Browse by Tags

Daily Pfennig

Blog Subscription Form

  • Email Notifications
    Go

Archives

  • Let's Talk Deficits...

    In This Issue..

    * A$, kiwi, and C$'s outperform...
    * Yen gets what is deserved!
    * Deficit to reach 100% of GDP?
    * Don't they work for us?

    Good day... And a Thunderin' Thursday to you! It has been Thunderin' here most of the night, so it was quite fitting to call our Thursday, Thunderin'! It's been a week of pop-up Thunder Showers for us here in the Midwest... If summer plays out the way most summers play out, we'll be pining for rain come August!

    The Japanese have a new Prime Minister (Kan), and the currency markets don't like it! The once so-called 'safe haven' of yen, is getting sand kicked in its face, and rightly so, as the new PM has previously stated his goal of a weaker yen...

    ...
  • Don't be fooled by the US GDP...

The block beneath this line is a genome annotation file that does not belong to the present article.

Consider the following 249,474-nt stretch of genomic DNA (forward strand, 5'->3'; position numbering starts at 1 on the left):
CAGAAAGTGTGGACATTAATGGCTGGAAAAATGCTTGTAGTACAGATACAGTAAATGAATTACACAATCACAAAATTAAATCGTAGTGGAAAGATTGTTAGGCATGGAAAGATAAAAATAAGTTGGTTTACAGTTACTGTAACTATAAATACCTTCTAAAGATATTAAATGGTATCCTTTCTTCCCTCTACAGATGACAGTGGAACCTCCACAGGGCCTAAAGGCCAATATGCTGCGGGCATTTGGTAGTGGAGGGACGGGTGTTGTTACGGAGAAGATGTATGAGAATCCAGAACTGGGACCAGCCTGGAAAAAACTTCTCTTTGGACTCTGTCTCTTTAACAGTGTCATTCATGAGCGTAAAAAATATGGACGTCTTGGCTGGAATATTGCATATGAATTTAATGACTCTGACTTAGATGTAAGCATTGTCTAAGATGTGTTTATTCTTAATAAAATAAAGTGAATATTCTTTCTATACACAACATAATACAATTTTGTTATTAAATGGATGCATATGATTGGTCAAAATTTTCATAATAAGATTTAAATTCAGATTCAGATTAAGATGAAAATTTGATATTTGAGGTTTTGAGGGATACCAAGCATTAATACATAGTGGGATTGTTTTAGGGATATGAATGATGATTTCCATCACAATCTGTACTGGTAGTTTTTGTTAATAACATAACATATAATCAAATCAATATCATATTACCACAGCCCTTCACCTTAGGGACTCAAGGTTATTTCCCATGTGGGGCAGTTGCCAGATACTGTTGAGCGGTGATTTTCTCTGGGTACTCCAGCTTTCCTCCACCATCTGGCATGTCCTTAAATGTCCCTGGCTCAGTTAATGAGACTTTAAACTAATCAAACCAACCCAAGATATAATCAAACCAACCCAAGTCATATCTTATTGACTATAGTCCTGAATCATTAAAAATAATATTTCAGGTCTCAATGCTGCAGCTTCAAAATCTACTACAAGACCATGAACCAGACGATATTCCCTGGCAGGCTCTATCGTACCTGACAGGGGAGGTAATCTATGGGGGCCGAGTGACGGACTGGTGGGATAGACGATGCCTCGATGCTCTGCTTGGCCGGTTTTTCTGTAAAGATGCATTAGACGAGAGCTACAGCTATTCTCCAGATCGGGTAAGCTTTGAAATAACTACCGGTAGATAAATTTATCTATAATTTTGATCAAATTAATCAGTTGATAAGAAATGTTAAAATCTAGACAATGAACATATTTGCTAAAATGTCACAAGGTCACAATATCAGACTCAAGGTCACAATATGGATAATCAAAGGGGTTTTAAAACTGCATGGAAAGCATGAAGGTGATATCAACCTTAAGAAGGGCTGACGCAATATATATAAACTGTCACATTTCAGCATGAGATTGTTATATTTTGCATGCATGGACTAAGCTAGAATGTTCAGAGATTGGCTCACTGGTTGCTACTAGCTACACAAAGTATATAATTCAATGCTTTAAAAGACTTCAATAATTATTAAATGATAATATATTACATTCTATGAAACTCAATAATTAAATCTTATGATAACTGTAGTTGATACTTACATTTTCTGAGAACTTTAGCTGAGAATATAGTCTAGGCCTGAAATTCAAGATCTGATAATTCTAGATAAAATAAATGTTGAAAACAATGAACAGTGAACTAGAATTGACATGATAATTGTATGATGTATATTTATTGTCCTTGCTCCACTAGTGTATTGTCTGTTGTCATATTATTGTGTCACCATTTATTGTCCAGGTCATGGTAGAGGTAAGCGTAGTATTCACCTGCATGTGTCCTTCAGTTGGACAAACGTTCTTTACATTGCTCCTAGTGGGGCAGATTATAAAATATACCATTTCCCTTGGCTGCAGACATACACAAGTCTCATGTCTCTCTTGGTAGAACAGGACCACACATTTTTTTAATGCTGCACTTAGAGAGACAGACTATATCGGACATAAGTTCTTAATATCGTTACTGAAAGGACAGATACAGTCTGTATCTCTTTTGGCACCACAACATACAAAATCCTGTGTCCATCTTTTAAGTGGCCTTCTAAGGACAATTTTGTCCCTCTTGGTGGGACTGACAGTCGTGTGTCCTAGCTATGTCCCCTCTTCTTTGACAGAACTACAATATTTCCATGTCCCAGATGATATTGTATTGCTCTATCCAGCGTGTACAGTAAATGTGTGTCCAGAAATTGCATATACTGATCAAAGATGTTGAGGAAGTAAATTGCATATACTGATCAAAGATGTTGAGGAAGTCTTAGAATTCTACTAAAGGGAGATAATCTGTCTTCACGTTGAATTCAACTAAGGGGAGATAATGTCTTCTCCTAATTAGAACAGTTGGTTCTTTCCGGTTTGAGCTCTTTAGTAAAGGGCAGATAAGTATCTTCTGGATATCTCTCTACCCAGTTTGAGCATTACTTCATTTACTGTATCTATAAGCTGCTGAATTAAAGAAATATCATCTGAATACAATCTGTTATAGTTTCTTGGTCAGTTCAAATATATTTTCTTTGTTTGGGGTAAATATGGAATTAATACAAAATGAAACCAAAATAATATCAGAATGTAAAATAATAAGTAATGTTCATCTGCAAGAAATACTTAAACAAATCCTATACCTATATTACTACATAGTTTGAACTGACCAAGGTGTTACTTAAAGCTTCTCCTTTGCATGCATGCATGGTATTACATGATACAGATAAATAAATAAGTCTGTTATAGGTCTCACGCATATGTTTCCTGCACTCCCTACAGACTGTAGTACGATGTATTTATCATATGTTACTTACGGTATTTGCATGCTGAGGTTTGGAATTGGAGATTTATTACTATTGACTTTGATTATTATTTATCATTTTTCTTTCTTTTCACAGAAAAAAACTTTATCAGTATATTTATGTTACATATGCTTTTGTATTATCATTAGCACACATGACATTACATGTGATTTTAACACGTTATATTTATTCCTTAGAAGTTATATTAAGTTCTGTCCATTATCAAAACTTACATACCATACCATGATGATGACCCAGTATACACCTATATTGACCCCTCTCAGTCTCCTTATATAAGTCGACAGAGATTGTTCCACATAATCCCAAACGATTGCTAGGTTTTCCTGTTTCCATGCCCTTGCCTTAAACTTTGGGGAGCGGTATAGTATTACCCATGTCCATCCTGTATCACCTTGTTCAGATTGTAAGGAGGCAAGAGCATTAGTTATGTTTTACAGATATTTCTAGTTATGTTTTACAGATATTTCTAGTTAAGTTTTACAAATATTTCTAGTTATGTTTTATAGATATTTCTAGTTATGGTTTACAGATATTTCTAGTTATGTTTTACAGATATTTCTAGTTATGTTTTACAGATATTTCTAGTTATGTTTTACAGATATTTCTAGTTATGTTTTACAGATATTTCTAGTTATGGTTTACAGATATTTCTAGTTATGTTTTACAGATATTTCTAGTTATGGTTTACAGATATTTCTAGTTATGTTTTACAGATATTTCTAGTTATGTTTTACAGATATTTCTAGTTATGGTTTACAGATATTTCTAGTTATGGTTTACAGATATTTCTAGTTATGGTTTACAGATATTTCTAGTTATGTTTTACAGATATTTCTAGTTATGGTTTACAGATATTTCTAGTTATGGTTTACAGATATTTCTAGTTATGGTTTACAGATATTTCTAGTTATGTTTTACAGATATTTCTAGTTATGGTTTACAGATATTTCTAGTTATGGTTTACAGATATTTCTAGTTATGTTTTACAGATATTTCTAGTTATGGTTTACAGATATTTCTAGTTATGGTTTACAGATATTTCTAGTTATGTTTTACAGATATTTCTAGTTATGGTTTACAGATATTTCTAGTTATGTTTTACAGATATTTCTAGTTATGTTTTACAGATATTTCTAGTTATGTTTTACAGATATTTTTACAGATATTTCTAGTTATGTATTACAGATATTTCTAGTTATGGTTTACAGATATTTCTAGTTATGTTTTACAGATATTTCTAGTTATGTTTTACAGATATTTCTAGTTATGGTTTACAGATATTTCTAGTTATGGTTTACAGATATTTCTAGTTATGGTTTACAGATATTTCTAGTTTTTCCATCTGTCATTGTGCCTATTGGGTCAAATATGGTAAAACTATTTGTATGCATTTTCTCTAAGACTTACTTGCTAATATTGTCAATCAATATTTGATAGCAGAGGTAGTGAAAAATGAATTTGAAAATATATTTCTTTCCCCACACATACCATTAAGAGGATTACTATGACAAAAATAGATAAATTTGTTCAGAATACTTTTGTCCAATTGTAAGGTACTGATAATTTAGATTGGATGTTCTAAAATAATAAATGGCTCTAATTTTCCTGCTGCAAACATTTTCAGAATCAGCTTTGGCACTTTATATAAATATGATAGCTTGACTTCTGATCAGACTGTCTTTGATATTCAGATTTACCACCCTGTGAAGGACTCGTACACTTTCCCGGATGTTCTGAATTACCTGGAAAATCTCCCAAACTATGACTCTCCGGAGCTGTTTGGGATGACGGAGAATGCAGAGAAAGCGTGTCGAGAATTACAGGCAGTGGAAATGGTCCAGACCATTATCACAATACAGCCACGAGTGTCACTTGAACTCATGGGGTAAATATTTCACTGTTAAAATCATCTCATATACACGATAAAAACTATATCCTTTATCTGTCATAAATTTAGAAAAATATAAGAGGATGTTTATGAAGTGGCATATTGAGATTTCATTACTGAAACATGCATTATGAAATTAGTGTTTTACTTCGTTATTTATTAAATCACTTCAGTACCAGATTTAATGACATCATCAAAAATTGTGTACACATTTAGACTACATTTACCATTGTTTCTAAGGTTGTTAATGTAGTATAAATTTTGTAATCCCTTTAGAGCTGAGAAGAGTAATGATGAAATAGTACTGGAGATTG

* Don't be fooled by the US GDP... * Canada, Mexico, and Brazil rally... * Aussie dollar falls... * Japanese to keep rates unchanged... ** Don't be fooled by the US GDP... Good day...And welcome to the last day of July. The dollar held its ground through most of the trading day but started to sell off as the day wound down. The currency markets seem to be stuck in a summer doldrums, with few dramatic moves. With many of the head traders enjoying a summer break (ours included), currency desks are reluctant to take on large positions. And who can blame them as the recent global economic data has left investors wondering where to turn. As I have explained to several recent callers, the global economy is experiencing a slowdown as the high commodity prices and a slumping US economy has hurt growth. The economic releases have shown an overall slowdown in growth, and rising global inflation. But the overall slowdown will have differing effects on the currencies. Asia is slowing, but a slowdown from double digit growth in China and India is much different than a slowdown in the US where growth is around 2%. Also, the Asian countries have kept interest rates low to try and keep their currencies from appreciating too quickly. These countries are therefore in a much better position to combat inflation, and can allow currency appreciation to help combat rising prices....